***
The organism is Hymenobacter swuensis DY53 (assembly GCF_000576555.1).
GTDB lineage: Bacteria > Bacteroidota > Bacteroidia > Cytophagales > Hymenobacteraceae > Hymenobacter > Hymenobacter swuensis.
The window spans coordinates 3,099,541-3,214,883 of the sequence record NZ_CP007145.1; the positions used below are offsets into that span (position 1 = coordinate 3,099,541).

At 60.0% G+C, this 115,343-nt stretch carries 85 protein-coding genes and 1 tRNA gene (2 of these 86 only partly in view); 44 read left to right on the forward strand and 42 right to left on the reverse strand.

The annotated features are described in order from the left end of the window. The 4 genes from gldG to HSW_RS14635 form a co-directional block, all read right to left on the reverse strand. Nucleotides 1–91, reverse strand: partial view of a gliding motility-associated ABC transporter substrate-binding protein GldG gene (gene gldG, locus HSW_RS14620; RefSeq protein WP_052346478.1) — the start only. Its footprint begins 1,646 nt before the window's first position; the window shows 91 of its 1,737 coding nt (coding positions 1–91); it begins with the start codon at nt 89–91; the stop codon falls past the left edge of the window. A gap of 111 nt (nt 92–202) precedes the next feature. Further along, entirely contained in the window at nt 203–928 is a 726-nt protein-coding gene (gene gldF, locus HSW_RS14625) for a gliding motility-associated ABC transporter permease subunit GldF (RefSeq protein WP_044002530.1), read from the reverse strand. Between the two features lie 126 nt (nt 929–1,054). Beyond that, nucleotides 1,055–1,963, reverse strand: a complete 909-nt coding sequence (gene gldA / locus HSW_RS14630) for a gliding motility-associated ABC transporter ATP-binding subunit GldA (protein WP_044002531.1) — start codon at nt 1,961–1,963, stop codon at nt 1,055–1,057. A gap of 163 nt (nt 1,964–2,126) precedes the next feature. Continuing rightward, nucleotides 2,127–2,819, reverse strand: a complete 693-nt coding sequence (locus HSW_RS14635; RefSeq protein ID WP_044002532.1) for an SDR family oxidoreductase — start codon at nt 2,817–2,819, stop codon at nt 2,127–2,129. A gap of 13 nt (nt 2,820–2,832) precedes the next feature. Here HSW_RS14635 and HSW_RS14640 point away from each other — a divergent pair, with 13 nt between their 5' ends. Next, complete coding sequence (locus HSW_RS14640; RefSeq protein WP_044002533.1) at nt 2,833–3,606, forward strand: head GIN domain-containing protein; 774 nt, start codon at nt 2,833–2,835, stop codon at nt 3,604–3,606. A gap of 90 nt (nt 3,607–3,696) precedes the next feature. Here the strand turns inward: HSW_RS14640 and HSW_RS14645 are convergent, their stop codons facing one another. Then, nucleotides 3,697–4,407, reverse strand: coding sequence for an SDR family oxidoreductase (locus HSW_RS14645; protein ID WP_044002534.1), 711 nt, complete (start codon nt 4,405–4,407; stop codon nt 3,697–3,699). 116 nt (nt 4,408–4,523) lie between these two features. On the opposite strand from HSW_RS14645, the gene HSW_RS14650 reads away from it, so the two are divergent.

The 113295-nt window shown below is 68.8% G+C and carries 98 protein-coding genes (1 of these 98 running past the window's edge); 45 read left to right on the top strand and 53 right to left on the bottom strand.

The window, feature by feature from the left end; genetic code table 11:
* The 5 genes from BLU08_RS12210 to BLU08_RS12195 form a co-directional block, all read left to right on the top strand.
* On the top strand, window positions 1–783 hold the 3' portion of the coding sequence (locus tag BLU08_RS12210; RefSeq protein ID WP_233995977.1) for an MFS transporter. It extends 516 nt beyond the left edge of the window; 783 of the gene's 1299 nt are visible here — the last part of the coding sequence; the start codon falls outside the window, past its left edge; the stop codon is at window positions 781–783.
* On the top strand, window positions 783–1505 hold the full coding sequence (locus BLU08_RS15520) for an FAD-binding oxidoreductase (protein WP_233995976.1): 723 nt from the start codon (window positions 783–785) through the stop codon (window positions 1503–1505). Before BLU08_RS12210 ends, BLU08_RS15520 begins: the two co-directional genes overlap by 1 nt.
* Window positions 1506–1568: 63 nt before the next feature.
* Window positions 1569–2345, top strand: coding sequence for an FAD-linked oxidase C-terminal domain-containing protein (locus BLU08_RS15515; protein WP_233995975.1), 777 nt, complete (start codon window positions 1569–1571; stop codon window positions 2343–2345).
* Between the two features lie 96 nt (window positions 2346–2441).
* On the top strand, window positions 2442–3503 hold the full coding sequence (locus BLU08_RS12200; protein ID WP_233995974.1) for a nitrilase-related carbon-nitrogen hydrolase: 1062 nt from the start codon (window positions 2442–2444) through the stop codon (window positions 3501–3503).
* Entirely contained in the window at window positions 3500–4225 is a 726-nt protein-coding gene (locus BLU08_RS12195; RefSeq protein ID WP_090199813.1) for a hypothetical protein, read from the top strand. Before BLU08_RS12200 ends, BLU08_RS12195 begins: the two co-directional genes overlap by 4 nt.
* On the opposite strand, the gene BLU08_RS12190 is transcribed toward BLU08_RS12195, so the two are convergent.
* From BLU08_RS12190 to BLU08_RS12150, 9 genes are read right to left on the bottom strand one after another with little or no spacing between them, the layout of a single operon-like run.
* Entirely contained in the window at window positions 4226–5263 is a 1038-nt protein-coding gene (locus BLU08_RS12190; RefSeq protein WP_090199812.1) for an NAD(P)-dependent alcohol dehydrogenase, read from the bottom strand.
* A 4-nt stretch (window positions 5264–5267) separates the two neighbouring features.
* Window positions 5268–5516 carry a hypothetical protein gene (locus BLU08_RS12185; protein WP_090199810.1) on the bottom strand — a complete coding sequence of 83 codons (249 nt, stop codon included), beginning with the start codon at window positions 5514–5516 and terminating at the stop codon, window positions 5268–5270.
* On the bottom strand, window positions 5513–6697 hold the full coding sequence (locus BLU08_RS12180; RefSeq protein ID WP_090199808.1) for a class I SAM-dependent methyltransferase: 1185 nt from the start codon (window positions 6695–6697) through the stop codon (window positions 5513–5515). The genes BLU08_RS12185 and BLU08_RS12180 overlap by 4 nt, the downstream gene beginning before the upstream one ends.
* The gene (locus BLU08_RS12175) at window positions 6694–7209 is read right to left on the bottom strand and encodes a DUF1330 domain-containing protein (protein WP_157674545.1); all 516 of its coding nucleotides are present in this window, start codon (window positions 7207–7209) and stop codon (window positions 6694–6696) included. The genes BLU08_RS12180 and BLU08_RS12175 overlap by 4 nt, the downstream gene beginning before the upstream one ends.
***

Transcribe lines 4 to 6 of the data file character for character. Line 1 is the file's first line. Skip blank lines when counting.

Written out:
At 60.0% G+C, this 115,343-nt stretch carries 85 protein-coding genes and 1 tRNA gene (2 of these 86 only partly in view); 44 read left to right on the forward strand and 42 right to left on the reverse strand.

The annotated features are described in order from the left end of the window. The 4 genes from gldG to HSW_RS14635 form a co-directional block, all read right to left on the reverse strand. Nucleotides 1–91, reverse strand: partial view of a gliding motility-associated ABC transporter substrate-binding protein GldG gene (gene gldG, locus HSW_RS14620; RefSeq protein WP_052346478.1) — the start only. Its footprint begins 1,646 nt before the window's first position; the window shows 91 of its 1,737 coding nt (coding positions 1–91); it begins with the start codon at nt 89–91; the stop codon falls past the left edge of the window. A gap of 111 nt (nt 92–202) precedes the next feature. Further along, entirely contained in the window at nt 203–928 is a 726-nt protein-coding gene (gene gldF, locus HSW_RS14625) for a gliding motility-associated ABC transporter permease subunit GldF (RefSeq protein WP_044002530.1), read from the reverse strand. Between the two features lie 126 nt (nt 929–1,054). Beyond that, nucleotides 1,055–1,963, reverse strand: a complete 909-nt coding sequence (gene gldA / locus HSW_RS14630) for a gliding motility-associated ABC transporter ATP-binding subunit GldA (protein WP_044002531.1) — start codon at nt 1,961–1,963, stop codon at nt 1,055–1,057. A gap of 163 nt (nt 1,964–2,126) precedes the next feature. Continuing rightward, nucleotides 2,127–2,819, reverse strand: a complete 693-nt coding sequence (locus HSW_RS14635; RefSeq protein ID WP_044002532.1) for an SDR family oxidoreductase — start codon at nt 2,817–2,819, stop codon at nt 2,127–2,129. A gap of 13 nt (nt 2,820–2,832) precedes the next feature. Here HSW_RS14635 and HSW_RS14640 point away from each other — a divergent pair, with 13 nt between their 5' ends. Next, complete coding sequence (locus HSW_RS14640; RefSeq protein WP_044002533.1) at nt 2,833–3,606, forward strand: head GIN domain-containing protein; 774 nt, start codon at nt 2,833–2,835, stop codon at nt 3,604–3,606. A gap of 90 nt (nt 3,607–3,696) precedes the next feature. Here the strand turns inward: HSW_RS14640 and HSW_RS14645 are convergent, their stop codons facing one another. Then, nucleotides 3,697–4,407, reverse strand: coding sequence for an SDR family oxidoreductase (locus HSW_RS14645; protein ID WP_044002534.1), 711 nt, complete (start codon nt 4,405–4,407; stop codon nt 3,697–3,699). 116 nt (nt 4,408–4,523) lie between these two features. On the opposite strand from HSW_RS14645, the gene HSW_RS14650 reads away from it, so the two are divergent.

The 113295-nt window shown below is 68.8% G+C and carries 98 protein-coding genes (1 of these 98 running past the window's edge); 45 read left to right on the top strand and 53 right to left on the bottom strand.